Local historian Shirley Martin sheds some light on the life of family patriarch, August Herman Lyche, who would ultimately purchase a large parcel of land in what is now the centre of town. Like most settlers on the west coast, August Lyche had already proved his mettle by braving the gruelling six month sea journey from Europe to the Pacific Northwest which required sailing through the formidable waters of Cape Horn at the southern tip of South America, before turning north and traversing the entire Pacific Coast of the Americas. The hardships of this journey helped prepare settlers for the trials of establishing lives in this remote part of the world. After making Ucluelet his permanent home in the 1890s, August married Alice Greenwood Lee, formerly of Victoria, and later became Ucluelet's first teacher at the small schoolhouse that was built where the municipal building stands today. They soon had children, and the growing family kept themselves very busy, as they were fishing, farming, and running the local hotel. It can be difficult for us today to imagine starting a community pretty much from scratch. The first task was to clear the trees. Before the invention of the chainsaw and the automobile, clearing the land for settlement was a significant undertaking, "Even if you succeeded in knocking one of these monsters [trees] over, how would you dispose of it, much less remove the sprawling stump so you could do something useful with the land such as plant crops or feed your animals?" These were questions that early settlers must have asked themselves as they studied the landscape that opposed their every move.2 As you can see from the home in this photo, the Lyches, like some of Ucluelet's other pioneers, went to impressive lengths to adapt Victorian lifestyles to this remote community, where creature comforts were limited. They built beautifully finished houses with stained glass windows and vegetable gardens, and imported pianos and other fine furnishings. Everything had to be brought in by boat, except lumber, of which there was no shortage. In the early years, Ucluelet was cluttered with stumps and piles of debris scattered everywhere, refuse left behind after clearing the land. But despite looking more like a clear cut than a settled community, the insides of the Victorian homes were reportedly as fine as any found in Victoria or Nanaimo. Growth was slow in Ucluelet; by 1899 Ucluelet only had a population of 15 European settlers, living across from 200 Nuu-Chah-Nulth on the other side of the inlet.1 However, thanks to the prodigious efforts of pioneers like the Lyches, the foundations of the little town had been laid. There was a doctor, a school, and a church, while a Canadian Pacific Railway steamship visited the community three times a month. As early as 1911 rumors swirled that a road to Port Alberni would soon be built, and expectations of all the benefits that would bring helped draw yet more settlers to the community.2 If the settlers knew then that it would end up taking almost half a century for the road to get built, some might have been a little more hesitant before taking on the challenge of life in Ucluelet.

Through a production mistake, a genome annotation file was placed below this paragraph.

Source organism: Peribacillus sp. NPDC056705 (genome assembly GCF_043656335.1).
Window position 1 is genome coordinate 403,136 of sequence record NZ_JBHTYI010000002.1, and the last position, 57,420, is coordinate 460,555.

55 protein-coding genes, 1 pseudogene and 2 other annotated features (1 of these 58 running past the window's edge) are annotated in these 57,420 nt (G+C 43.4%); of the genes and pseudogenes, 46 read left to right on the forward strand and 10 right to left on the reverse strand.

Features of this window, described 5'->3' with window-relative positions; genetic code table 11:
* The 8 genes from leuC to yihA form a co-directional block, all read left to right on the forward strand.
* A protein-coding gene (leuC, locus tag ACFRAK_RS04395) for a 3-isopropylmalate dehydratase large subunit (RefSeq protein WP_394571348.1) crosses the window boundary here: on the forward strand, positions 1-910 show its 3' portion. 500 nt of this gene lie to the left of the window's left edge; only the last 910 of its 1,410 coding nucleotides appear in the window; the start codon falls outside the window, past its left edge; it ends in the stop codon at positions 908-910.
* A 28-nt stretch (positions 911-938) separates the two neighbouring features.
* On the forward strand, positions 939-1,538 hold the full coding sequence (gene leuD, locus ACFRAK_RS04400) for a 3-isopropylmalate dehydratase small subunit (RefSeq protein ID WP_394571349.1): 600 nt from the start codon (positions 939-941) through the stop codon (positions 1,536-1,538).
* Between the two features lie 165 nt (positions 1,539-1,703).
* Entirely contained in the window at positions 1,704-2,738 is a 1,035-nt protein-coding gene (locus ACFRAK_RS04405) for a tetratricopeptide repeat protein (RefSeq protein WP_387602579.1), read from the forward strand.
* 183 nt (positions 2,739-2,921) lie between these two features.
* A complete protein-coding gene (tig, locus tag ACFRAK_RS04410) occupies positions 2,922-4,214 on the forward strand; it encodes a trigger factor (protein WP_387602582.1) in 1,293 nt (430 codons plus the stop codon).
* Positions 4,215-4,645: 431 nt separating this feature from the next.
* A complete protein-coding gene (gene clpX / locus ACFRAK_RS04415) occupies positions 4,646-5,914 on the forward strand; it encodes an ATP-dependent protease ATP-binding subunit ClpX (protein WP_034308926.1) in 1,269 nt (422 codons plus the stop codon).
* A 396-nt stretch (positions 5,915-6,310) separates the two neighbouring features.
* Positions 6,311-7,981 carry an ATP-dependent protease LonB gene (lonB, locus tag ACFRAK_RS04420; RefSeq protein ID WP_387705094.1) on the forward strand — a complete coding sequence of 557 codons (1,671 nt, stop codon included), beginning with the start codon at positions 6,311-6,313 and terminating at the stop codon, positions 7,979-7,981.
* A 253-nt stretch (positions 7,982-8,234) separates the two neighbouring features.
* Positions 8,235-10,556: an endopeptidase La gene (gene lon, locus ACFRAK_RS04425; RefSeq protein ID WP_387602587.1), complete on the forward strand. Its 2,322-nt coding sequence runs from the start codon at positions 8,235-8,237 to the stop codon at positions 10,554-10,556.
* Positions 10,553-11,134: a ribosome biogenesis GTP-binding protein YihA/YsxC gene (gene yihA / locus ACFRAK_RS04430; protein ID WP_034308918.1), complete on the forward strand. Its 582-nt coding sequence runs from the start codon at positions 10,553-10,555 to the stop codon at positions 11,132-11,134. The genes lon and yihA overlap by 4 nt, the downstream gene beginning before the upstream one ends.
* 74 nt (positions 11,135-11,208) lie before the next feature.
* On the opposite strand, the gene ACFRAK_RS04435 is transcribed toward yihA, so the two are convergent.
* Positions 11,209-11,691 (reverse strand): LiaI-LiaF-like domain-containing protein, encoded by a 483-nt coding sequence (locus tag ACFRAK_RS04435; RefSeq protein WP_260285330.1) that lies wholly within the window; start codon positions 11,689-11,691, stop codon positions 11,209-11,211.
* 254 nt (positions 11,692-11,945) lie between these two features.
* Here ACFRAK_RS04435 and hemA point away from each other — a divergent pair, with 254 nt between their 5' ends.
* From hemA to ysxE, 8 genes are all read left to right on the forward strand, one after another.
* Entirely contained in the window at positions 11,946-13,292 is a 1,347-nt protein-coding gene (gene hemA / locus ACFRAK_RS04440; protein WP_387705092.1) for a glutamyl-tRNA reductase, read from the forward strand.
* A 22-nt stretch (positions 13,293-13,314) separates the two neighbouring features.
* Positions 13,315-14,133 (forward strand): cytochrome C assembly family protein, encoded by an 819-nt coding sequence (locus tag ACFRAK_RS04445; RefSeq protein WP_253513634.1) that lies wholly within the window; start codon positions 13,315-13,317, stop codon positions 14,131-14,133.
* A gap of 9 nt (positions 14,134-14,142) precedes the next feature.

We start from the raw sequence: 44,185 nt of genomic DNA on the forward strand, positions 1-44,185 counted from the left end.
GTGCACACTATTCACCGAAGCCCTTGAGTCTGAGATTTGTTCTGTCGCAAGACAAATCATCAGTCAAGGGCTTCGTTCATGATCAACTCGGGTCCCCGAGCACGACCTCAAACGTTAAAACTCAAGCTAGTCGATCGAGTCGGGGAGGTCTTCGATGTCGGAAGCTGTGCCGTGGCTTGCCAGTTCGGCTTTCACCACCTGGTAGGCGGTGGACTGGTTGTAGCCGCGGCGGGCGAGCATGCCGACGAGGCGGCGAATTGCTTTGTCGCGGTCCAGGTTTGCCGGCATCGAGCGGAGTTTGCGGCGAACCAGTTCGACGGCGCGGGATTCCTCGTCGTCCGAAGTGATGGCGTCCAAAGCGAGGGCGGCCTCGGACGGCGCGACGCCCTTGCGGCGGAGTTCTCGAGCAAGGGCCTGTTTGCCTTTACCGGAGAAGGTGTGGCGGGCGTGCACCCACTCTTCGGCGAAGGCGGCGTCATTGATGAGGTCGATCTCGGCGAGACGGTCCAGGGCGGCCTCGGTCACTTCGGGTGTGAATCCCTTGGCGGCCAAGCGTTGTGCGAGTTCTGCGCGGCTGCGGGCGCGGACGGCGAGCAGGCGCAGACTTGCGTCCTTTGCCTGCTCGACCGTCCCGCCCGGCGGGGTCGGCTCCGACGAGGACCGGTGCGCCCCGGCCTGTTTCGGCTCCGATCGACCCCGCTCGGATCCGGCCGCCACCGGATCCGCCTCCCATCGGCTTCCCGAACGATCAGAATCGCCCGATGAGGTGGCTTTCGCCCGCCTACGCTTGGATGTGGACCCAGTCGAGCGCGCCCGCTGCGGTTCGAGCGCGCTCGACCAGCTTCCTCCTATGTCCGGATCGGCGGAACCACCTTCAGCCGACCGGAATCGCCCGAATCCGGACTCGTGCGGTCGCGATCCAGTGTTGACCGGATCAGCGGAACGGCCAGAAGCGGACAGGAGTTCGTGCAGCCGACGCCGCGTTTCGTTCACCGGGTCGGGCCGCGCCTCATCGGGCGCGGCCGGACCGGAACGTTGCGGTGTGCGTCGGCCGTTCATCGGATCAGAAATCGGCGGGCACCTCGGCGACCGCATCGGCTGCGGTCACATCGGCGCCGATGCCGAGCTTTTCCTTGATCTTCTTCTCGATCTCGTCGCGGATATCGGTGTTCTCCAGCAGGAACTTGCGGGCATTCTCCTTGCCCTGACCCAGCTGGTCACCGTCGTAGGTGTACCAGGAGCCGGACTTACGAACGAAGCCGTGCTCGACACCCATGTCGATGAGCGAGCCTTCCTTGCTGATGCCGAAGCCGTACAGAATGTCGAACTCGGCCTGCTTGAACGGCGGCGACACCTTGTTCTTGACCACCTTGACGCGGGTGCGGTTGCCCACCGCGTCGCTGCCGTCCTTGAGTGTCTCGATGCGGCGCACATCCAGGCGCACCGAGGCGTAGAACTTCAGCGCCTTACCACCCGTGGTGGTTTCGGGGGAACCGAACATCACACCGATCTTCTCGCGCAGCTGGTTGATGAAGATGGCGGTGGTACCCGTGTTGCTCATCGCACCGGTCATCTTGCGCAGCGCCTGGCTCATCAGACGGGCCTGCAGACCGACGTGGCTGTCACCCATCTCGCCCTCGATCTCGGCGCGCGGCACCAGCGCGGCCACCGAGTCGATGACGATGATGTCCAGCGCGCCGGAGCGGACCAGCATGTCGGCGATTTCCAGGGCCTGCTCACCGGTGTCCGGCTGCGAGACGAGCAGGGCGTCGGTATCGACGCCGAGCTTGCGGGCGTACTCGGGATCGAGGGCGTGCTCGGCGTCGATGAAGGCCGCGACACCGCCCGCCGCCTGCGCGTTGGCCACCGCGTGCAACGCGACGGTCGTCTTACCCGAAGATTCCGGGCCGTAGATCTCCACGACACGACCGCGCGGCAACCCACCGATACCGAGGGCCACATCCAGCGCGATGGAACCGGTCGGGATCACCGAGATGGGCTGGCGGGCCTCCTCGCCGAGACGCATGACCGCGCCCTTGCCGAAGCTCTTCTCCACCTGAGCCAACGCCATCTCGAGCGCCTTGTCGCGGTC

3. A Treacherous Lifeline
When a ship approached Ucluelet's harbour its horn would sound and it could be heard across the town. This caused excited people to stop whatever they were doing to head down to the docks. For children, one of the most memorable annual events was the pre-Christmas arrival of the Uchuck, which came well stocked with candy. While the ocean was Ucluelet's lifeline, the journey to communities on the west coast was fraught with danger, and even the most experienced captain was tested by the tricky inlets, thick fog banks, and barely submerged reefs. These hazards were exacerbated by a sparsely populated coastline that had few lighthouses and meager rescue infrastructure. It is for these reasons that the coastline from the northern tip of Vancouver Island down south to Oregon has earned the ominous nickname the 'Graveyard of the Pacific'. The Vancouver Island section of the Graveyard has claimed at least 484 ships and thousands of lives.1 It is often said there is a major shipwreck for every mile of Vancouver Island's west coast. Even today, ships equipped with space-age navigational tools occasionally run aground on this treacherous coast. Even by the grim standards of the 'Graveyard of the Pacific', the waters around Ucluelet and adjacent Barkley Sound are especially deadly. On December 26, 1905, The Pass of Melfort was wrecked near the mouth of Ucluelet Harbour. Caught unprepared in a sudden winter storm and pummelled by giant swells, the four-masted barque was dashed against a reef only a few metres from shore. Despite the proximity of land, the raging storm made escape from the sinking ship impossible and the vessel was torn to shreds on the unforgiving rocks. By the next morning, all that remained of the Pass of Melfort was some washed up debris floating in a sheltered cove nearby. None of the 27 passengers and crew survived. This tragedy was the impetus in the building of a lighthouse on Amphitrite Point. The first structure, a wooden tower, lasted from 1906 to 1914, when a freak wave washed it out to sea. A more solid structure was built in 1915 and still stands today. The site of the wreck is visible from the scenic Wild Pacific Trail, which circles Amphitrite Point.2